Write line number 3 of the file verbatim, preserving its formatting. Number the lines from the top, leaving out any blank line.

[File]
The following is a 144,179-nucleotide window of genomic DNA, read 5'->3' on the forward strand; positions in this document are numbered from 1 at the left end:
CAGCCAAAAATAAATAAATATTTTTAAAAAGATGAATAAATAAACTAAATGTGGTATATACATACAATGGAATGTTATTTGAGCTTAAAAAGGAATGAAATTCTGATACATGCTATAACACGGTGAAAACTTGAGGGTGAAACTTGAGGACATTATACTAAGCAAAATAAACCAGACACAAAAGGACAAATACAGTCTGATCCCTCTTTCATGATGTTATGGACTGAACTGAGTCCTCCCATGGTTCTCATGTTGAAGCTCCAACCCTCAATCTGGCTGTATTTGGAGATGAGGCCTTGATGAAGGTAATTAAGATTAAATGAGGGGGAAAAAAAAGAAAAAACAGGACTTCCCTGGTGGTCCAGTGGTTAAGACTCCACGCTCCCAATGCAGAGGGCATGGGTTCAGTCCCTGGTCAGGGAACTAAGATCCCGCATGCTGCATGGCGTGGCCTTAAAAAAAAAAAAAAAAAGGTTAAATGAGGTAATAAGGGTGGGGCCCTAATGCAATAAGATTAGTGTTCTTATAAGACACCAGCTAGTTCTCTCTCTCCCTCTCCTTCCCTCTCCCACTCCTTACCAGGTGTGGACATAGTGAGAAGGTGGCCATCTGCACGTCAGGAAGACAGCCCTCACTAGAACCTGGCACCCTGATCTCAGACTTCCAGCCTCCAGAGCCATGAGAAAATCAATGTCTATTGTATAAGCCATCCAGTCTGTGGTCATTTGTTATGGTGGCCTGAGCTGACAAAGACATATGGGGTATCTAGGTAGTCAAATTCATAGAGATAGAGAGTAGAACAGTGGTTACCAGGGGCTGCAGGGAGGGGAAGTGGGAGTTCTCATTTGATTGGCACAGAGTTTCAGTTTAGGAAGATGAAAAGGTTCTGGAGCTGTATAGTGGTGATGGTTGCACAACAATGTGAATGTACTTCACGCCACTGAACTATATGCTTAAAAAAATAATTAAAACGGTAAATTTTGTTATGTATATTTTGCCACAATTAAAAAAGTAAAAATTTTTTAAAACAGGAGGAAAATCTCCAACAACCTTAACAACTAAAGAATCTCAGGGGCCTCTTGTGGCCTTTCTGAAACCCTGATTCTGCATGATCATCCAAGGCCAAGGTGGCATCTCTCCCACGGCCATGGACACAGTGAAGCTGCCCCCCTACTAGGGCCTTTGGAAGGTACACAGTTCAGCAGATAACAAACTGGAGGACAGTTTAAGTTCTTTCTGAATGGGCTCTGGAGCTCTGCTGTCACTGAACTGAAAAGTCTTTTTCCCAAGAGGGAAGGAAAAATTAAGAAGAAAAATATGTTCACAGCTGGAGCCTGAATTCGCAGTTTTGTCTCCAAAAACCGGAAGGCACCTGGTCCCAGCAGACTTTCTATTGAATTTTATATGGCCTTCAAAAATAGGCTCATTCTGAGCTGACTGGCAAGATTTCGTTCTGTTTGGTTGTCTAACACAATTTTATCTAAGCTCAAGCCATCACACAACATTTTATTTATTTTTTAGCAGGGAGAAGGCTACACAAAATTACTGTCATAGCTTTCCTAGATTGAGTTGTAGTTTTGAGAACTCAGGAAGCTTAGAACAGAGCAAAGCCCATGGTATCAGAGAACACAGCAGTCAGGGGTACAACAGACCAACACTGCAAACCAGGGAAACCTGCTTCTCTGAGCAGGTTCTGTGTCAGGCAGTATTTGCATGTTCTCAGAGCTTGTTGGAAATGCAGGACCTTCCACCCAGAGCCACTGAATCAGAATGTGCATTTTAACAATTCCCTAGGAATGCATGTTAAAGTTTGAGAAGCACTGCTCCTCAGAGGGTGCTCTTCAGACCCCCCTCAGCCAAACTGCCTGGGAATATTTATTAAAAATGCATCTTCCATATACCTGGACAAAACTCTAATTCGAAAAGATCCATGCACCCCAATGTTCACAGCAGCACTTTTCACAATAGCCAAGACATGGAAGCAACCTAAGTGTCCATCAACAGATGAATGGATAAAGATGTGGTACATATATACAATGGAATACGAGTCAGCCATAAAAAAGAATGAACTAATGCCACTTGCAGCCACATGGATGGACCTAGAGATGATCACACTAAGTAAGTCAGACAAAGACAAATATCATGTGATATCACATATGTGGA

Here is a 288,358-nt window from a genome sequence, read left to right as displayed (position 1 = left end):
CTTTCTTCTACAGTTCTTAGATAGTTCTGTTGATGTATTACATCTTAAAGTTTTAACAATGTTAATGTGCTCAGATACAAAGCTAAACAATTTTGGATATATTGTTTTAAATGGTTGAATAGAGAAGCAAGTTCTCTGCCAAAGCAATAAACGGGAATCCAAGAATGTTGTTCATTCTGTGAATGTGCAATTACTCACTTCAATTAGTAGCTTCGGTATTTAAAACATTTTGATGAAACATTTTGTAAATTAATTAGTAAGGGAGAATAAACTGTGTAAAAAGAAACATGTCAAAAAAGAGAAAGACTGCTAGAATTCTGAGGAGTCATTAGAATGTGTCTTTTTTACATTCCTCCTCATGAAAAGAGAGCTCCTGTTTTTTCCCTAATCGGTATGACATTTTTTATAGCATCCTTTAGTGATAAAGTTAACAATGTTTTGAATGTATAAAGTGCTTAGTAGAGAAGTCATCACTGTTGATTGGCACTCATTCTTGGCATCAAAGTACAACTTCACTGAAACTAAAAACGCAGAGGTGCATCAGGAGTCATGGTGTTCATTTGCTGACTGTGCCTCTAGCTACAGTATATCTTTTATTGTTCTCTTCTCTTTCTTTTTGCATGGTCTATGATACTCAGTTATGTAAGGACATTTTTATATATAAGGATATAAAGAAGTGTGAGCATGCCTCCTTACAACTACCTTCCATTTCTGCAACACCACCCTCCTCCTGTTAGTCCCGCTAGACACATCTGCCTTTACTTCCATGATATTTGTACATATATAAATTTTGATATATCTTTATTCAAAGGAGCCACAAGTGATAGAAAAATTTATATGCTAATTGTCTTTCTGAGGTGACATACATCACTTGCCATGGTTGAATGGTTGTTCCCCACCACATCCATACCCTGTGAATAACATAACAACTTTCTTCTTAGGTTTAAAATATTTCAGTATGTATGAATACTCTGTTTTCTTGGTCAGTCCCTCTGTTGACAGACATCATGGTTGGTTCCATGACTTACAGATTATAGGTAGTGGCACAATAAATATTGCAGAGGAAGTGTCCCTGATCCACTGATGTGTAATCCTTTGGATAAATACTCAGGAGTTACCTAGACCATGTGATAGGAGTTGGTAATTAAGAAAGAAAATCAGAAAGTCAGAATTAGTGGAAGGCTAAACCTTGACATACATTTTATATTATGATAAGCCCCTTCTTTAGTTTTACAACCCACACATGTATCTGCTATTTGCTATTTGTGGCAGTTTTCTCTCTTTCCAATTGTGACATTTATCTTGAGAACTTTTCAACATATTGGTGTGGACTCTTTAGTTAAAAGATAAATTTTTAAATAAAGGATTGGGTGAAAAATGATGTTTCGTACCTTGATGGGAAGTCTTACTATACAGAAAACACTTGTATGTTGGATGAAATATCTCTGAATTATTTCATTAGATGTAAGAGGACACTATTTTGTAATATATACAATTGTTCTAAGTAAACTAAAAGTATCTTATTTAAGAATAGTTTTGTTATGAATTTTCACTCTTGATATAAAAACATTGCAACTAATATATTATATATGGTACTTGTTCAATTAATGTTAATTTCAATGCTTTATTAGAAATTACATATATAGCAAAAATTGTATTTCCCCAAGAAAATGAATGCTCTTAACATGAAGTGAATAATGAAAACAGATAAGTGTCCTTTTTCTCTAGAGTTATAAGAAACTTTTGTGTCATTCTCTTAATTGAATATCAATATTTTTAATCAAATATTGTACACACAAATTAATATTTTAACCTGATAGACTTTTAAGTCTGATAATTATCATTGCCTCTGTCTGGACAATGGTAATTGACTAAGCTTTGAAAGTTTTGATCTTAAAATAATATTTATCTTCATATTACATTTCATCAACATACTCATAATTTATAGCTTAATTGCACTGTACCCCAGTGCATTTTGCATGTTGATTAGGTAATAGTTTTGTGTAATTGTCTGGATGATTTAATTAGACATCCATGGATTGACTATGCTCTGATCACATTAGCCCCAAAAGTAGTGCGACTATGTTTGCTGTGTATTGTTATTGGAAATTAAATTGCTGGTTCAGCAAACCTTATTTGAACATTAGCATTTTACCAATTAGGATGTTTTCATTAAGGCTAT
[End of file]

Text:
Here is a 288,358-nt window from a genome sequence, read left to right as displayed (position 1 = left end):